Framework - Worth Knowing

Customers, stakeholders, shareholders, insurance providers, boards, risk and audit committees, and also governments and relevant regulators have a strong expectation or even require organisations to implement an effective risk management framework (Framework).

Examples include:

→ ASX Principle 7 (Corporate Governance Principles and Recommendations - ASX Corporate Governance Council) related to ASX listed entities

→ tpp 15-03 — Internal Audit and Risk Management Policy for the NSW Public Sector

The Framework is an organisation's set of rules determining how risk management is performed in this organisation*. It provides a structure that facilitates the use of a consistent process to manage any risk having an effect on the organisation's objectives.

RISIKO understands that typically, the head of an organisation:

→ Owns the Framework

→ Provides direction regarding its specifications

→ Approves its content

The Framework should be consistent with ISO 31000:2009 — Risk management - Principles and guidelines (the Standard) — the internationally acknowledged, comprehensive risk management standard.

A good method to receive external recognition of an organisation's Framework is the ability to demonstrate consistency between the implemented Framework and the Standard. 

How to get there?

Usually there are two client scenarios:

→ Organisations that have Frameworks in place that are consistent with the Standard to varying degrees, however, their implementation has not progressed as expected

→ Organisations that have no documented Framework in line with the Standard, yet.

For those organisations which already have a Framework in place and wish to progress its implementation further, RISIKO offers:

→ As a first step, an analysis tool consisting of a set of questions related to all key sections of the Standard that a framework consistent with the Standard would be able to answer. RISIKO then helps its clients to identify and close potentially existing gaps.

→ As a second step, if requested, support with regards to an Implementation Plan (Plan). The Plan outlines section by section the activities to be performed to achieve the objectives of the Framework and the related deliverables. The Plan allows clients to allocate the responsibility for the execution of each activity to members of the business. This would typically include timeframes and cost estimation.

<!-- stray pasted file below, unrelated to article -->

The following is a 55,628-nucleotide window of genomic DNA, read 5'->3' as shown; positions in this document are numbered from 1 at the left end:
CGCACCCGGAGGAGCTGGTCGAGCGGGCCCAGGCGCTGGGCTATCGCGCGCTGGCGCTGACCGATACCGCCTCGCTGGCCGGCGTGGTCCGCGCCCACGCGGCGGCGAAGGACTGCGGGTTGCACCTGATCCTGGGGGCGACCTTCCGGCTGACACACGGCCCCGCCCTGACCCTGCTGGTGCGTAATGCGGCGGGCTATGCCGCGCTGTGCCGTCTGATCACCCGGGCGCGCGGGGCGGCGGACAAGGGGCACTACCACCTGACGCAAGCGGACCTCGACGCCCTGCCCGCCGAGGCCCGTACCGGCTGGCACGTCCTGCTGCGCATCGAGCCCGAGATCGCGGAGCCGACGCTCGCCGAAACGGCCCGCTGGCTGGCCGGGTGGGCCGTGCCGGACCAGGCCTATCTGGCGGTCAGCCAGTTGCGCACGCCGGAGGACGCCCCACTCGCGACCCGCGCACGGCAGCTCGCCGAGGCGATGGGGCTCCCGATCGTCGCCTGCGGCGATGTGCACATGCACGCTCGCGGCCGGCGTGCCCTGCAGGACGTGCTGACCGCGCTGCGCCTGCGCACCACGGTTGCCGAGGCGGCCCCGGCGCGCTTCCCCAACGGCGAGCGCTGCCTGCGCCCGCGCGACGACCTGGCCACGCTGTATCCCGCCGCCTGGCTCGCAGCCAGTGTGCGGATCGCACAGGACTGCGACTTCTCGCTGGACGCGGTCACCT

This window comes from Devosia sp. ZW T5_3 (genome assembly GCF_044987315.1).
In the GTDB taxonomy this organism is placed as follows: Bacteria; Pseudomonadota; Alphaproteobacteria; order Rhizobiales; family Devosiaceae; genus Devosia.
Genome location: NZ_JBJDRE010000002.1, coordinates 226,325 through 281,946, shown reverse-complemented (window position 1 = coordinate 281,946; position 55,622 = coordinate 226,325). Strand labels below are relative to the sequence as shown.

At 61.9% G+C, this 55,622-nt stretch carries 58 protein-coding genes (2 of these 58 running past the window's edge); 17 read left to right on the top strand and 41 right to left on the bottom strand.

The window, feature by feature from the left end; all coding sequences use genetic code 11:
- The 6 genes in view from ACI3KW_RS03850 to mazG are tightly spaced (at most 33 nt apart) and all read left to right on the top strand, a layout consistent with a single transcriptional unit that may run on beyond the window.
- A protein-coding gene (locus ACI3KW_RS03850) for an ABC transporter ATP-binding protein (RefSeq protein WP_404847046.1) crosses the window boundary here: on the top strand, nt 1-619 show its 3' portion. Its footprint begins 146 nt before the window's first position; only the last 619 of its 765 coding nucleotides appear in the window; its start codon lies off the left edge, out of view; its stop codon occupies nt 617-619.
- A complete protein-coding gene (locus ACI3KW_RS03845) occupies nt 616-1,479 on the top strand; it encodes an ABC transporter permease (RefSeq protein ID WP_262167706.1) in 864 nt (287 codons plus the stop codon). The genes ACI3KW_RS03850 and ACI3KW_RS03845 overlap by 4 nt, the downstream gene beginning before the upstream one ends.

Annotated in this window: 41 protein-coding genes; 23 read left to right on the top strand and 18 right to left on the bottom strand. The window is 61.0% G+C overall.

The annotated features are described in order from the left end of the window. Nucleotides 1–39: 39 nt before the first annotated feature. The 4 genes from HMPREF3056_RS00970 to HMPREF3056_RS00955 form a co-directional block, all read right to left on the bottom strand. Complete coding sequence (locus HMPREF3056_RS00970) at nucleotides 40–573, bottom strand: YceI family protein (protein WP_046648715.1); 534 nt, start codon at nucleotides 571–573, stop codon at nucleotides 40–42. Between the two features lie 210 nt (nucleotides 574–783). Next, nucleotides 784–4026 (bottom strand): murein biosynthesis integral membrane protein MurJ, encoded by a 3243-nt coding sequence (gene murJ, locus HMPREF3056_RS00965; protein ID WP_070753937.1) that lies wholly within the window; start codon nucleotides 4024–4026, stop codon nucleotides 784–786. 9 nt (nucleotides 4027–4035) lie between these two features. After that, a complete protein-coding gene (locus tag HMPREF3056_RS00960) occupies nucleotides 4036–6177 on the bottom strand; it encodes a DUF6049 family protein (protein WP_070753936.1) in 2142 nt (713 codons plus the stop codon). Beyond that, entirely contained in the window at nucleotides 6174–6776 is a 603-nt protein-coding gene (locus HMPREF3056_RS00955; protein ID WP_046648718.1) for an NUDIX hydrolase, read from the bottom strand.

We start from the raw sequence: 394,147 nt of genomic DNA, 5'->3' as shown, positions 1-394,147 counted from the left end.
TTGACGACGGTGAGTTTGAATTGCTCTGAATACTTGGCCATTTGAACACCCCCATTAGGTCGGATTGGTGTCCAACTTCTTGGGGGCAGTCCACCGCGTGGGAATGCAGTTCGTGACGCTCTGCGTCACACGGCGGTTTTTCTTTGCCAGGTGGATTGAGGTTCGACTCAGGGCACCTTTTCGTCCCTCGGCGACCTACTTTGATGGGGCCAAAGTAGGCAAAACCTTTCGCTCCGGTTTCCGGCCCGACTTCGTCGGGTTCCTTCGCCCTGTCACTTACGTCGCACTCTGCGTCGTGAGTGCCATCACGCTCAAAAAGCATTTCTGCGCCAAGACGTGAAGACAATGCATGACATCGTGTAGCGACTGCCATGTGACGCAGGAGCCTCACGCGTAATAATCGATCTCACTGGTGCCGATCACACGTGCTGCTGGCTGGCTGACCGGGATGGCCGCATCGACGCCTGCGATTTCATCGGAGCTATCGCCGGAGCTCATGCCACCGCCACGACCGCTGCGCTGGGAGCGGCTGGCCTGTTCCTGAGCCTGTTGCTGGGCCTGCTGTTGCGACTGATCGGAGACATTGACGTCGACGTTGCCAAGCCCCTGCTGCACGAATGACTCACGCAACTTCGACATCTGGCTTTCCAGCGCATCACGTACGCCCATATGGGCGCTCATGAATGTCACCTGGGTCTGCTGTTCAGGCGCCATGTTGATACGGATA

For organisations that are yet to have a documented Framework, RISIKO offers:

→ As a first step, a Framework format consistent with the Standard being applied to the client's organisation. This approach helps clients to:

  • Identify areas where, if they desire to be consistent with the Standard, need to commit to implement these requirements 
  • Customise areas where the Standard offers different options to meet its requirements
  • Define areas where their Framework requires their input and direction

→ As a second step, if requested, support with regards to an Implementation Plan, as outlined above.

The application of risk management to all aspects and levels of an organisation is often referred to as ‘enterprise risk management’. This term can be seen as an implied requirement of the Standard for organisations to develop a whole-of-organisation view of their risks. However, the Standard does not mention the term, as such.

*ISO Guide 73 defines a risk management framework as a set of components that provide the foundations and organisational arrangements for designing, implementing and monitoring, reviewing and continually improving risk management throughout an organisation.